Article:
- Check out the National Organization for Gifted Children where you can look up resources by state.
What are the tell-tale signs of giftedness in a child?
Gifted kids will typically exhibit some or all of these tell-tale signs. Remember, even if your child doesn’t command all of these skill sets, it doesn’t mean that they aren’t gifted. Only testing can reveal your child’s level of giftedness for sure. Additionally, if your child doesn’t qualify for giftedness, remember that there are far more critical things in life than how much brighter your kid is when compared to others.
Your kid gets bored easily.
Gifted kids tend to have an intense need for constant intellectual stimulation, and if they can’t find a way to get that, they grow bored and may even act out.
Your kid could easily skip a grade or two — or three.
Gifted kids can master their age-based grade material incredibly easily and would likely not be challenged by coursework unless they skip a few grades.
Your kid seems to eat facts for lunch.
Gifted kids have the unique ability to learn fast, absorb large quantities of information in short periods, and retain what they learned. In short, gifted kids seem to pick up new information at a breakneck speed and then hang on to it.
Your kid is funny on an adult level.
If your child seems to have a natural timing for jokes and puns and manages to engage adults with their impressive comedy chops, then they might be gifted.
Your kid can solve problems in a uniquely creative way.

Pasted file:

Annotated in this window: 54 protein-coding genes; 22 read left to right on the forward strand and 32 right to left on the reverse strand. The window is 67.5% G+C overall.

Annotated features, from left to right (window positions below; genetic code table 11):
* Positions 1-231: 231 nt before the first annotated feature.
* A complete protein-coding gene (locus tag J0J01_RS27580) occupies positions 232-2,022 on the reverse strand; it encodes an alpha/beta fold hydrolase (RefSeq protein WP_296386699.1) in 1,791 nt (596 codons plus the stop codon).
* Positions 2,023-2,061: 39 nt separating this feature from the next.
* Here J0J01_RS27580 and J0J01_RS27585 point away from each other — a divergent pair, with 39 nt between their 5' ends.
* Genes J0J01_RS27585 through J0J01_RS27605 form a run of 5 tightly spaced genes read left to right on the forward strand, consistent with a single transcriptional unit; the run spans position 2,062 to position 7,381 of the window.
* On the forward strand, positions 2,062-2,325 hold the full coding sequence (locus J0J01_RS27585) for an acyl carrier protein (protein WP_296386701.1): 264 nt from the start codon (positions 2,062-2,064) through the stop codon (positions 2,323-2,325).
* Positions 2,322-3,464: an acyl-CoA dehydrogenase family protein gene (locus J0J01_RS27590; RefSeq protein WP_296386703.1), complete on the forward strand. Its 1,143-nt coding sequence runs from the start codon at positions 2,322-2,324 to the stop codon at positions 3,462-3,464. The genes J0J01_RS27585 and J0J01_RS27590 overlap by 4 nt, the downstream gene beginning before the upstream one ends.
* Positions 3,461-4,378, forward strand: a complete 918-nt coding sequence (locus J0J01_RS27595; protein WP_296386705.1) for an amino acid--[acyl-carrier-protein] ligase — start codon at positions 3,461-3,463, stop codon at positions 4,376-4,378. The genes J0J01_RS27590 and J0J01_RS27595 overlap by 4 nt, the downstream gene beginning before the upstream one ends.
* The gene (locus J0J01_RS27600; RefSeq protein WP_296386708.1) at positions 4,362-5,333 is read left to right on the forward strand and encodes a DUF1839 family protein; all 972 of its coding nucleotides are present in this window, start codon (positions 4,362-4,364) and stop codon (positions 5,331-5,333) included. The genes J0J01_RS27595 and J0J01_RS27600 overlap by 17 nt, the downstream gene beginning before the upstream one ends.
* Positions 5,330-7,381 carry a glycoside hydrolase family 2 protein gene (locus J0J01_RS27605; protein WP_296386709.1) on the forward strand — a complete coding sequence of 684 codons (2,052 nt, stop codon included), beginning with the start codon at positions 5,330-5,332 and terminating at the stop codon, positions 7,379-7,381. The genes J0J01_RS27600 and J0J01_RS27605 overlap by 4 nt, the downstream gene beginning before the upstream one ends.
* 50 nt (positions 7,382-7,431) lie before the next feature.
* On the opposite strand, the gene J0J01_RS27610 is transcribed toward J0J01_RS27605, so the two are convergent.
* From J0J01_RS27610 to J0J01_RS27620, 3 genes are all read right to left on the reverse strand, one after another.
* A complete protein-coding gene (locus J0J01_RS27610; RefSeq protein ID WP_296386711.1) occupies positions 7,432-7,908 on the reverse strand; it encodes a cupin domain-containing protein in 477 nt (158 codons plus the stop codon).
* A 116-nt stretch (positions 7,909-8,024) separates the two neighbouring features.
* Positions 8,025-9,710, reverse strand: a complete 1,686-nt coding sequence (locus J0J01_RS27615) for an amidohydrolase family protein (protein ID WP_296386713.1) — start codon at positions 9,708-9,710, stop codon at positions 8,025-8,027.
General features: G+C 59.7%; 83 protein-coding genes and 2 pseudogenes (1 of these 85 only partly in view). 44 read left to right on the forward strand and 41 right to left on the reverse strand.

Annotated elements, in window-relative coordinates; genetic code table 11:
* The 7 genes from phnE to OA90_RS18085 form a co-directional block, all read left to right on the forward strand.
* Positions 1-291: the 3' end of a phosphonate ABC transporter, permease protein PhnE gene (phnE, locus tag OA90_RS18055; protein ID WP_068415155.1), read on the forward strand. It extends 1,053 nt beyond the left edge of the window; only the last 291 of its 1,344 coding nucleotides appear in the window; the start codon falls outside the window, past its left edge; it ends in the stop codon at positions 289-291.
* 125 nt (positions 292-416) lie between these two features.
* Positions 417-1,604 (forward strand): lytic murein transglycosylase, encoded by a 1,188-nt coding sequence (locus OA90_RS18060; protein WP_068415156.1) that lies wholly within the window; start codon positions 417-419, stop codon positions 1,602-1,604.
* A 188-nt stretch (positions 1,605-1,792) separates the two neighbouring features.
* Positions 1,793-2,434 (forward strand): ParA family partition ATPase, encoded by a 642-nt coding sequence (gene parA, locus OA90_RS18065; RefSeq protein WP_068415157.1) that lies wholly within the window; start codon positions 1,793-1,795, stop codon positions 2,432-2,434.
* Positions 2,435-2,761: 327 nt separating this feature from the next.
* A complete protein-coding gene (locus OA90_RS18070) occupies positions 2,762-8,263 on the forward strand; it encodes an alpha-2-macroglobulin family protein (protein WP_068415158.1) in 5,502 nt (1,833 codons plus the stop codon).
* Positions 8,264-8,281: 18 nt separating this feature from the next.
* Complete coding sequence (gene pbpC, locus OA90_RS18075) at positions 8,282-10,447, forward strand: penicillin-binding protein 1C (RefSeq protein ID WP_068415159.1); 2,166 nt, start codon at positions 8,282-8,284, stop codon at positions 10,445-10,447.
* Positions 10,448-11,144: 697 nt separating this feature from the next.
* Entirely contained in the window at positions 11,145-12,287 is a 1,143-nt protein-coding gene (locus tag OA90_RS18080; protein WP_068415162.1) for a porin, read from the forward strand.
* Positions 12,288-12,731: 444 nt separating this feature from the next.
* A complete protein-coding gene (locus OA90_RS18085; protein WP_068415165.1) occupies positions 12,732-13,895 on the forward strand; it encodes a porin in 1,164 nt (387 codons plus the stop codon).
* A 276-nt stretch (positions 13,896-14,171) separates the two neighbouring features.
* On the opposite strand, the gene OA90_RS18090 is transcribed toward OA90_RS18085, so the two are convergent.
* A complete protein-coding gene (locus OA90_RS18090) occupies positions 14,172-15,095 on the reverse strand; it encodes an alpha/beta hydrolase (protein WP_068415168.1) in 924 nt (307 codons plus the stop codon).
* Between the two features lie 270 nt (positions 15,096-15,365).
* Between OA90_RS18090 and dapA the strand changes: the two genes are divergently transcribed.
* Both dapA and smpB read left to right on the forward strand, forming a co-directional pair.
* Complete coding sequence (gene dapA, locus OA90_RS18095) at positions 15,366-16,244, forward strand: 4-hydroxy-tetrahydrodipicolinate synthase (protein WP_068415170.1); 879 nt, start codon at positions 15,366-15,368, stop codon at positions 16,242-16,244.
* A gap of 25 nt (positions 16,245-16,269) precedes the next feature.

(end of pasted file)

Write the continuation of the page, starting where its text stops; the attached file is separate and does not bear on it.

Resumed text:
Kids with big IQs tend to find imaginative ways to solve problems. This unique ability to problem solve outside of the box can be expressed in a wide range of ways, but it will undoubtedly stand out.
Gifted kids are hyper-aware.
One sure tell-tale sign of giftedness in children is how self-aware, socially aware, and aware of global issues outside of their typical age-based range of interests.
Your kid cannot stop asking questions.
Does your child have a tireless curiosity and seems never to stop asking you questions about — -everything? That’s a sure sign of giftedness.
Your kid is a mini researcher.
Kids who might be identified as gifted tend to focus on one or a small few areas of interest. But what sets them apart from other kids is just how deep into learning they are willing to explore — the more challenging, the better.
Does your child seem to be emotionally sensitive?
Gifted kids can be intensely emotional. Sometimes they can explode, making parenting gifted kids a tricky balancing act. For kids with intense emotional sensitivity, they express a sometimes adult-like emotional depth.
Your kid really loves specific topics.
The level of enthusiasm for learning about specific things from math to opera to race car engines to how the galaxy works to whatever topic your child is pulled toward can be startlingly impressive to adults.
If you think your child is gifted or want to learn more about identifying giftedness, set up testing for your child, or learn more, check out The National Association for Gifted Children.